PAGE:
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Saturday’s Child is winding down, and this particular chapter is poignant to me as it deals with the complex relationships between parents and children. If you sense any emotion within the words, it’s because they came from the heart. And we should always write what we know, right? In any case, I’ve been mulling a blog post on the gossamer strings that bind families. Maybe Monday.

On the writing front, I was fortunate enough to join my first Twitter-based authors chat tonight, and it was a positive experience. Writing can be a lonesome vocation, almost like a Texas lawman on a lone prairie. The days are long, the human interaction is minimal, and sometimes you wonder if anyone even notices what you’re doing out there. A little person-to-person interaction goes a long way. My gratitude to Tui Snider for the invitation.

I’ve blabbered on long enough. Head on over to my site and read the next one. Thanks!

Backwards Day

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On this “Backwards Day” in northern Nevada, we’re floating away on the rivers and streams full of rain and snow melt. Yes, we live in a desert, but “Nevada” literally means “snow covered.” Those with common sense are either safe and/or volunteering their energies stem the tides of liquid destiny. Others with less sense are fording the waterways simply because they can, forgetting that it’s possible to drown in two inches of bath water. There’s way more than two inches outside.

Here inside the World-Wide Headquarters, The Bride (Cassidy Carson) and I are dry by engaging in our separate literary efforts. She drafting romance and I editing/writing a draft, which is breaking a personal rule of mine: write straight through to the end. The problem is I’m stuck at twenty-seven chapters, so I’m going “backwards” to see if I can break through this wall. One way or another, this WIP will get finished this week.

As we’re on writing styles, I am a pantser, someone who writes from the gut without a road map to the finish. This style rewards spontaneous creativity, but the two problems is sometimes I get lost in the woods and I forget key points, like character names (as noted last week). The best solution for me is to combine the pantser and plotter philosophy with a Google spreadsheet that outlines these key points.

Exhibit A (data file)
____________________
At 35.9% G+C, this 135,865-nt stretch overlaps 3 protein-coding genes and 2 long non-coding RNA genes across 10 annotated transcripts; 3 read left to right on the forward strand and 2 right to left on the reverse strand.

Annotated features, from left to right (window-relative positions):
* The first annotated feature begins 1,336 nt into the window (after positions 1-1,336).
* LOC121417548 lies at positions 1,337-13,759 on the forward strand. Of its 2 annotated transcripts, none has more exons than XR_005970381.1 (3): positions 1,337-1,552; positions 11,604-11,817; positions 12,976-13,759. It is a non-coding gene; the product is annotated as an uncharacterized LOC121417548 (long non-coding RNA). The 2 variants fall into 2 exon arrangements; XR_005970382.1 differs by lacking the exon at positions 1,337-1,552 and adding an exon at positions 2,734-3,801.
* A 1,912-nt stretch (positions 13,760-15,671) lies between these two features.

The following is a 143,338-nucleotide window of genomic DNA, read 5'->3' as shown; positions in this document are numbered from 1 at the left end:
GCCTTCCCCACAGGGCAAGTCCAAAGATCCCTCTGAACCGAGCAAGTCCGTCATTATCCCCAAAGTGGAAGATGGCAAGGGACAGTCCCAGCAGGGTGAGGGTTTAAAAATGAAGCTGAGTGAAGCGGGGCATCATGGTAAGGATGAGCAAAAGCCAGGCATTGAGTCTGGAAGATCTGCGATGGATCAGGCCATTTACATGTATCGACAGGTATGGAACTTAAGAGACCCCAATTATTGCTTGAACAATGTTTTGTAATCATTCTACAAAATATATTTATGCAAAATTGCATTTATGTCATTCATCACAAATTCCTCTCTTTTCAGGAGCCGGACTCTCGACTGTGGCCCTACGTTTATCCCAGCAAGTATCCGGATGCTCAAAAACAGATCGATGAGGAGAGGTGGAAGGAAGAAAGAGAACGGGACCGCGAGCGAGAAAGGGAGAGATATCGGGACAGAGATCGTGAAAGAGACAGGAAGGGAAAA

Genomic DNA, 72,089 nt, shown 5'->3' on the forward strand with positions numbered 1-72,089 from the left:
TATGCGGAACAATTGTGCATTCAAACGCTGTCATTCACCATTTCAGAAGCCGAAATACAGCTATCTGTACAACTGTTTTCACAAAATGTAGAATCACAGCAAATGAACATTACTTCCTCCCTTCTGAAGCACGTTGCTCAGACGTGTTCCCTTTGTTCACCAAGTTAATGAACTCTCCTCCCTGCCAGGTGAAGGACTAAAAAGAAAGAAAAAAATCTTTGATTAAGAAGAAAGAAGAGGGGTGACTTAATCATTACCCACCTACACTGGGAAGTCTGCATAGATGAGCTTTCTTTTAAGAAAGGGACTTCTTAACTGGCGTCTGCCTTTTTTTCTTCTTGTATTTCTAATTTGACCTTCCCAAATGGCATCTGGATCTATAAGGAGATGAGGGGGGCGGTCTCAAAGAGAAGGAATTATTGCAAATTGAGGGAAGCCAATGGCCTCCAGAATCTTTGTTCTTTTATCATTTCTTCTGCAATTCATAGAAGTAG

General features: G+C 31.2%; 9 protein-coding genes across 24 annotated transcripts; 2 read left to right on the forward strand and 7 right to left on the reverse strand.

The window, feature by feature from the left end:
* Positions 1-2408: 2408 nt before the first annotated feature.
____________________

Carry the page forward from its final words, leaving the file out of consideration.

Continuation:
The column headers are basic and self-explanatory: “Chapter,” “Title,” “Who First,” “Who Last,” “Age,” “Call Sign,” “Role/Relation,” “What (Scene),” “Where,” “When,” and “Details.” I started yesterday and it’s saved me from embarrassing errors. Even better, I’m forced to look at character links and such, which I’d do anyway, but another flavor of editing certainly helps.

Maybe I’ve overcomplicated a simple task, and this idea won’t fit every writer’s style, but we’re all in a battle of wits with the English language. We should use every weapon at our disposal.

For those of you with a technological spin, here’s the Storify’d livetweet from Saturday. Hope it helps.

Chapter 15

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I tend to be a loaner. I don’t dabble in too much sin, and this combined with my personality set and hearing deficiency means a lot of alone time. Before you think I’m whining, there’s a world of difference between being alone and being lonely. Calvin of Calvin and Hobbes is often alone with his imagination, but he is not lonely, thanks to Hobbes.

This week, I was reminded again that it takes a village to publish a book. This book underwent a dozen revisions, two passes by professional editors, and another three revisions before I started posting it. I still missed a significant typo. A kind and sharp-eyed reader found a chapter where I mixed up Devon and Trevor, two of the main characters. After thumping my head against the desk, I fixed the boo-boo, then checked every instance of the name “Devon” (150+ times) and “Trevor” (80+) in the manuscript.